Raising the Status of Teachers

Excerpts from Sam Dillon’s March 16, NYT article, “US is Urged to Raise Teachers’ Status”.

To improve its public schools, the United States should raise the status of the teaching profession by recruiting more qualified candidates, training them better, and paying them more, according to a new report on comparative educational systems.

• Top-scoring countries like Korea, Singapore and Finland recruit only high-performing college graduates for teaching positions, support them with mentoring and other help in the classroom, and take steps to raise respect for the profession.

• Teaching in the U.S. is unfortunately no longer a high-status occupation. . . . Despite the characterization of some that teaching is an easy job, with short hours and summers off, the fact is that successful, dedicated teachers in the U.S. work long hours for little pay and, in many cases, insufficient support from their leadership.

• On the most recent international tests (Pisa), the top-scoring countries were Finland and Singapore in science, Korea and Finland in reading and Singapore and Korea in math. On average, American teenagers came in 15th in reading and 19th in science. American students placed 27th in math. Only 2 percent of American students scored at the highest proficiency level, compared with 8 percent in Korea and 5 percent in Finland.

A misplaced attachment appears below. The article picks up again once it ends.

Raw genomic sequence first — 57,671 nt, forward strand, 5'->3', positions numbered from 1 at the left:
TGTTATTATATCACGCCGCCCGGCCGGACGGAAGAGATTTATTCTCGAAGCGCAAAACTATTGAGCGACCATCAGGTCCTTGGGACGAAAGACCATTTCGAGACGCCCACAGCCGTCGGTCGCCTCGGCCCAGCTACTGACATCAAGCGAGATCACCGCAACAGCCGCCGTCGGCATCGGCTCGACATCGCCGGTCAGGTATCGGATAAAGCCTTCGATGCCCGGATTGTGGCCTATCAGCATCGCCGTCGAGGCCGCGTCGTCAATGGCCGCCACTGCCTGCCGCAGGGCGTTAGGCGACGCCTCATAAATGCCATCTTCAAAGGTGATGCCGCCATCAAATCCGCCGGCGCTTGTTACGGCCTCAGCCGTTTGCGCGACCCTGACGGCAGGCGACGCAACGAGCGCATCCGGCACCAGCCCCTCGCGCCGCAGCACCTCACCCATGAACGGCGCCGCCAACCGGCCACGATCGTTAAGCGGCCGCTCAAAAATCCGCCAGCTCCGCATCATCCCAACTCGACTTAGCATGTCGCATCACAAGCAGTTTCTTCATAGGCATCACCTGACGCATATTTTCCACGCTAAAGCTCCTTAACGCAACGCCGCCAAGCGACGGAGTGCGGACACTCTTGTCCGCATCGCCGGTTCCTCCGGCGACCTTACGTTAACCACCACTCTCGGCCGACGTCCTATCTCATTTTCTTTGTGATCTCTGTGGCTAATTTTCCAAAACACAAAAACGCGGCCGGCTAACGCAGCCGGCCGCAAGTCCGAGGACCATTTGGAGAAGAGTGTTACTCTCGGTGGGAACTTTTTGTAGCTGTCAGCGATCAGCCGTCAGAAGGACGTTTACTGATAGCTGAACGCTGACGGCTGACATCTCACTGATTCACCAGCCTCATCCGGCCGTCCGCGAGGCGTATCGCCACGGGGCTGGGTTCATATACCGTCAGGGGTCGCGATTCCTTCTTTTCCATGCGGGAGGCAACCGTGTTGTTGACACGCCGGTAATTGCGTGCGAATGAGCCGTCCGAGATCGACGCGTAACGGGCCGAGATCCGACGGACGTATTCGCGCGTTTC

• U.S. education reformers need to adopt common academic standards, develop better tests for use by teachers in diagnosing students’ day-to-day learning needs, and train more effective school leaders.

• The top recommendation from the report—make a concerted effort to raise the status of the teaching profession.

• Teaching education programs in the U.S. must become more selective and more rigorous.

• Raising teachers’ status is not mainly about raising salaries, the report says, but pay is a factor. According to O.E.C.D. data, the average salary of a veteran elementary teacher here was $44,172 in 2008, higher than the average of $39,426 across all O.E.C.D countries (the figures were converted to compare the purchasing power of each currency). But that salary level was 40 percent below the average salary of other American college graduates. In Finland, by comparison, the veteran teacher’s salary was 13 percent less than that of the average college graduate’s.

• Only Luxembourg among the O.E.C.D. countries spends more per elementary student — but American schools spend disproportionately on other areas, like bus transportation and sports facilities.

So maybe we do have the best school system in the world if, like Fifteen a couple of weeks ago, you want to skip a day of classes, and take a school provided bus to the state basketball tournament.

4 thoughts on “Raising the Status of Teachers

  1. With tight budgets our school systems are willing to cut a math or English teacher before they cut a football coach. Also, if they can take the school to a basketball game, why can’t they take the kids to see Shakespeare in Seattle or Portland? Field trips should be mandatory.

  2. Maybe we should just eliminate sports from the budgets of school districts. Let them be private club sports or city sponsored leagues. PE can still be required, giving an opportunity for physically gifted students to shine during the school day. In this way, there will be a lot of money freed up for teacher salaries and “mandatory” field trips.

    • Before the era of the $125 sports fee, one could have argued that school sports provide kids of limited means needed opportunities to reap the many benefits of team sports. A lot of learning takes place in athletic contexts, but too often those lessons compromise classroom-based learning. Idea for a new post, teacher-coaches or coach-teachers who combine athletic lessons with academic ones.

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